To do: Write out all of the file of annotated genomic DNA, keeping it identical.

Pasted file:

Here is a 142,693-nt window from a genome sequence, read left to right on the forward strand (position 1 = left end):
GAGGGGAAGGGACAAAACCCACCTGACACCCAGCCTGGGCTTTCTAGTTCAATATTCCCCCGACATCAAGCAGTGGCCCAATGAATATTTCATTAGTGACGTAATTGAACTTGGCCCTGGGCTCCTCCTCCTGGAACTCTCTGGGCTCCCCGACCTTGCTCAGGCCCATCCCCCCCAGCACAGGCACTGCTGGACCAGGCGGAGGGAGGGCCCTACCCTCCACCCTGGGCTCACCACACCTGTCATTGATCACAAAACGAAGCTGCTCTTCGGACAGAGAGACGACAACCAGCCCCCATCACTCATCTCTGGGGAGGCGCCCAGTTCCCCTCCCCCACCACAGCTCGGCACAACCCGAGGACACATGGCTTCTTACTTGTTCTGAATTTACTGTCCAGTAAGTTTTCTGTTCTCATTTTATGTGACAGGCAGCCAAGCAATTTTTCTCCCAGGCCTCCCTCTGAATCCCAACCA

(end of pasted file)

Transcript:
Here is a 142,693-nt window from a genome sequence, read left to right on the forward strand (position 1 = left end):
GAGGGGAAGGGACAAAACCCACCTGACACCCAGCCTGGGCTTTCTAGTTCAATATTCCCCCGACATCAAGCAGTGGCCCAATGAATATTTCATTAGTGACGTAATTGAACTTGGCCCTGGGCTCCTCCTCCTGGAACTCTCTGGGCTCCCCGACCTTGCTCAGGCCCATCCCCCCCAGCACAGGCACTGCTGGACCAGGCGGAGGGAGGGCCCTACCCTCCACCCTGGGCTCACCACACCTGTCATTGATCACAAAACGAAGCTGCTCTTCGGACAGAGAGACGACAACCAGCCCCCATCACTCATCTCTGGGGAGGCGCCCAGTTCCCCTCCCCCACCACAGCTCGGCACAACCCGAGGACACATGGCTTCTTACTTGTTCTGAATTTACTGTCCAGTAAGTTTTCTGTTCTCATTTTATGTGACAGGCAGCCAAGCAATTTTTCTCCCAGGCCTCCCTCTGAATCCCAACCA